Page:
Made in Italy, robotic hands are cheaper and lighter

Italian researchers have unveiled a new robotic hand which also allows users to grip objects more naturally and features a design that will lower the price significantly.

The robotic hand has a simpler mechanical design compared with other such myoelectric prosthetics, characterized by sensors that react to electrical signals from the brain to the muscles, said researcher Lorenzo De Michieli. He helped develop the hand in a lab backed by the Italian Institute of Technology and the INAIL state workers’ compensation prosthetic center, said media reports.

The hand has only one motor that controls all five fingers, making it lighter, cheaper and more able to adapt to the shape of objects. It weighs approximately the same as a human hand.

It is expected to go to market in Europe next year with a target price of around 10,000 euros ($11,900), about 30 percent below current market prices.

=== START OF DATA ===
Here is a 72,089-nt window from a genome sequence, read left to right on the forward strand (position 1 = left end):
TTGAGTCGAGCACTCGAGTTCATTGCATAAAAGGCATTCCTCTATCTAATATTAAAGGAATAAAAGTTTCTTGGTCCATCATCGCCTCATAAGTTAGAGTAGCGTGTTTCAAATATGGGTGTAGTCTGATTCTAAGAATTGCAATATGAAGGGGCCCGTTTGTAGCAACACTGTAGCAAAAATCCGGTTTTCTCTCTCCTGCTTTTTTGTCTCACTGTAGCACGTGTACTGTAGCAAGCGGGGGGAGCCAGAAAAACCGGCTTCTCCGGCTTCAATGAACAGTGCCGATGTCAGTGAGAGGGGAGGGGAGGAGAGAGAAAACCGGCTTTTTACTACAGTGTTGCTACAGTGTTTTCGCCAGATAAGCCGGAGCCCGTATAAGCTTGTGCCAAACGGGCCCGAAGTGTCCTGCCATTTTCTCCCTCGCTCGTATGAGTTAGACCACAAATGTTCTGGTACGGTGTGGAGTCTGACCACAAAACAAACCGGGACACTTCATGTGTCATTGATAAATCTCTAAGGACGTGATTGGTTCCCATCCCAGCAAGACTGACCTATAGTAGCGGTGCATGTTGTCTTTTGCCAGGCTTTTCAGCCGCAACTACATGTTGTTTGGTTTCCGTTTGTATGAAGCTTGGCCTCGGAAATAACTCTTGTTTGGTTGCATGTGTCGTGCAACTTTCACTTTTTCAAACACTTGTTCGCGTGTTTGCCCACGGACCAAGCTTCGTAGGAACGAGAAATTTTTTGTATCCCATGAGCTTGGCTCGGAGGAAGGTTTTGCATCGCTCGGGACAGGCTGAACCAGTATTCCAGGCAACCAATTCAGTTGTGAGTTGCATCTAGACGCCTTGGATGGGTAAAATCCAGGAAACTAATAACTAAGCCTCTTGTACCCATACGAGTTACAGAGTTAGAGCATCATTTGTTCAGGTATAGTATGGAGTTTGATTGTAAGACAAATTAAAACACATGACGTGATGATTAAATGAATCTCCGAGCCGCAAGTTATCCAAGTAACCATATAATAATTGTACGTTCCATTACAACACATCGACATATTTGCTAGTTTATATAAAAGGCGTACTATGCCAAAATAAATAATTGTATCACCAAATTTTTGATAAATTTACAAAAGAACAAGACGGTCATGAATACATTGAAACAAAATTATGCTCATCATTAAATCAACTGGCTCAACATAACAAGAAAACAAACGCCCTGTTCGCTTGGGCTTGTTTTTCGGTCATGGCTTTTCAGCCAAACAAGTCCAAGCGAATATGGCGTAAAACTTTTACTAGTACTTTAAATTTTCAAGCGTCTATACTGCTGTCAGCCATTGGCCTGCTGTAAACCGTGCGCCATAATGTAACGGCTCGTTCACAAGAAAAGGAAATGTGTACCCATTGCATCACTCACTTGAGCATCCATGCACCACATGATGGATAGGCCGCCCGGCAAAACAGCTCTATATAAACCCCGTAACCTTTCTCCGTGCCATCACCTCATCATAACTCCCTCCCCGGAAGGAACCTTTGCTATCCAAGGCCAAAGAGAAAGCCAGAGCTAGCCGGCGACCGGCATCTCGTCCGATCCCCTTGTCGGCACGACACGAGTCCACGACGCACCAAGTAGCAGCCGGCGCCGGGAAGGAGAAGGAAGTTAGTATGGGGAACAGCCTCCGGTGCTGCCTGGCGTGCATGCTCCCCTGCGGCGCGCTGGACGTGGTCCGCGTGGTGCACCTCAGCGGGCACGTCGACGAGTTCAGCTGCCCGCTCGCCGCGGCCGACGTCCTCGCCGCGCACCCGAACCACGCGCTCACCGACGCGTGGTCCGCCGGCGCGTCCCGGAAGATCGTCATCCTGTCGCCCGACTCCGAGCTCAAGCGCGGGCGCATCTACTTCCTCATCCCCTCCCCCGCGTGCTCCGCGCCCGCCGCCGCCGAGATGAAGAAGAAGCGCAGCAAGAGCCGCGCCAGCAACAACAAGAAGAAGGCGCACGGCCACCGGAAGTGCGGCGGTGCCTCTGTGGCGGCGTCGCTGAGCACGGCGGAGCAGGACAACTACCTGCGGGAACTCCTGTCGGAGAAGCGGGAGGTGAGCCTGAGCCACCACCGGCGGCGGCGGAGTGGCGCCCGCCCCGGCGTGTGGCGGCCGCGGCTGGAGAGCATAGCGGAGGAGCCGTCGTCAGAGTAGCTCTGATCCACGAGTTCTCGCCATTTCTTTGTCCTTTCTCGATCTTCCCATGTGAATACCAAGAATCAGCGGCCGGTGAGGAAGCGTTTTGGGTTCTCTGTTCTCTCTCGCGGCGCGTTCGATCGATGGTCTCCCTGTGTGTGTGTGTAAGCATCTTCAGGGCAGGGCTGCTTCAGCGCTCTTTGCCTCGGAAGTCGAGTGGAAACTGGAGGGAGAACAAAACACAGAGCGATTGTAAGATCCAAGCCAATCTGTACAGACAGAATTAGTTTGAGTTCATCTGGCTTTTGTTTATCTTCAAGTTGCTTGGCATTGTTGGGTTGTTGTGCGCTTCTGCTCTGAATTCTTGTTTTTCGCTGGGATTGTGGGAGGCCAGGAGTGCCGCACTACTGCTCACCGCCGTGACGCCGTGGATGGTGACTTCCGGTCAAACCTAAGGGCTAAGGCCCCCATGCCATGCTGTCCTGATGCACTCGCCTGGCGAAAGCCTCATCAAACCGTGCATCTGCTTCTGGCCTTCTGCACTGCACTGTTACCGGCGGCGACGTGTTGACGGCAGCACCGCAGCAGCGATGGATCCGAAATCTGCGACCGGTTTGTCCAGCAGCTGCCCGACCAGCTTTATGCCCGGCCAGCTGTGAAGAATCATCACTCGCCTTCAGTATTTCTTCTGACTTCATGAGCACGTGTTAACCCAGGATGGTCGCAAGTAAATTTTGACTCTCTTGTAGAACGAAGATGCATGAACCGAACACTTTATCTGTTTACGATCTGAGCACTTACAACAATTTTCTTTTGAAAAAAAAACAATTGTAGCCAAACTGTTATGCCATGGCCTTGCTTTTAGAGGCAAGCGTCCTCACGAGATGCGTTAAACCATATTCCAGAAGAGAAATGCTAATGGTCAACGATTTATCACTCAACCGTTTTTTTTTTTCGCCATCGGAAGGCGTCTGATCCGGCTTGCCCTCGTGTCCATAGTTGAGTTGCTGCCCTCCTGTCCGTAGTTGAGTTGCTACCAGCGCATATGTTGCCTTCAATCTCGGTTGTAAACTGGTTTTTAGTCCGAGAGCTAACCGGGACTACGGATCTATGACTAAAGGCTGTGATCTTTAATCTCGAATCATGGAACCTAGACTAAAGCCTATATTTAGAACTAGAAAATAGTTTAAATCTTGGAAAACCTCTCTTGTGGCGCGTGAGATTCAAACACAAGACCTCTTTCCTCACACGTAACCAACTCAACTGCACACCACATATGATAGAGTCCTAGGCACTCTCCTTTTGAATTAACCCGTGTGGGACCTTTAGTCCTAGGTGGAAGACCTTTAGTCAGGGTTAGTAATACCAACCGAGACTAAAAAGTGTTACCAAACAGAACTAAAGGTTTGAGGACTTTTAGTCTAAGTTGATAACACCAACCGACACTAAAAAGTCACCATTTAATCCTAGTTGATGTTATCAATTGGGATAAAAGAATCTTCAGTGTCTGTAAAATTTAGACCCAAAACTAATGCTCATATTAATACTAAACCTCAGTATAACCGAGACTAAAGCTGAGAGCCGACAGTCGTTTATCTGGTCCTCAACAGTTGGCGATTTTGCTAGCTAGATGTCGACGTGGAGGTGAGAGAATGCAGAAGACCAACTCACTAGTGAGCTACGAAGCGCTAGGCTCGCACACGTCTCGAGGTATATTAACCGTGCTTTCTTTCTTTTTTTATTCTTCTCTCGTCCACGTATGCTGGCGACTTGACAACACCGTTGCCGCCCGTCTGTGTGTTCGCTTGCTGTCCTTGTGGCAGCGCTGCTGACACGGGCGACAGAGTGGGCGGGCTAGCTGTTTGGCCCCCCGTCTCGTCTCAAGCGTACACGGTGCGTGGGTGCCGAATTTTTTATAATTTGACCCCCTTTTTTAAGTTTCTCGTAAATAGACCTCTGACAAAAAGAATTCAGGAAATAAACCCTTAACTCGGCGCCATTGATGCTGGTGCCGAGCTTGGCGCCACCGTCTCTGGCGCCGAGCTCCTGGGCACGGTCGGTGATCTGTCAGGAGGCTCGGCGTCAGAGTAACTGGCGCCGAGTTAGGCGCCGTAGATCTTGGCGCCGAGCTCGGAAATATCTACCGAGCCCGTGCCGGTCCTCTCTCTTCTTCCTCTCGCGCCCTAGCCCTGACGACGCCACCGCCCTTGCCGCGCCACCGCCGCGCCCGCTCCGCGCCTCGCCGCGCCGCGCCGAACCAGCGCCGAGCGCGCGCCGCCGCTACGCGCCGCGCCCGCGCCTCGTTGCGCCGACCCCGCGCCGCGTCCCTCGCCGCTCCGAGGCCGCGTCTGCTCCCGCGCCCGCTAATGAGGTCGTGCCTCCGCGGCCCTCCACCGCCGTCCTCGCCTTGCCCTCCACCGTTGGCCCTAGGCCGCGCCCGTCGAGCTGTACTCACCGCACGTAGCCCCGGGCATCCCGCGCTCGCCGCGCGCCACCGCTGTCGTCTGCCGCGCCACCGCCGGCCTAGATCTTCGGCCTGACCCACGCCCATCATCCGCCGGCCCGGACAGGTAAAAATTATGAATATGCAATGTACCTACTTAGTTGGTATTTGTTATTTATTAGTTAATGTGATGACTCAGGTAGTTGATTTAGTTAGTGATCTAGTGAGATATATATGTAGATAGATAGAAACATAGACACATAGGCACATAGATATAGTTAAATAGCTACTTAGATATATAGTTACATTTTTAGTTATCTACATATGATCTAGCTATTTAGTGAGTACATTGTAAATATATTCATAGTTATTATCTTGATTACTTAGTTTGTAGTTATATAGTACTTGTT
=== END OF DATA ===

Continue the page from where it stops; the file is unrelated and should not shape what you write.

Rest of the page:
A video of the amputee testing the robotic hand shows him doing a variety of tasks, including removing bills from an automated teller machine, grasping a pencil and driving a stick-shift car.

About twelve laboratories are working on improving the myoelectric prosthetic, with some focusing on touch, others on improving how the nervous system communicates with the prosthetic.

It does have the limitations of inability to control individual fingers for tasks like playing the piano or typing on a computer.

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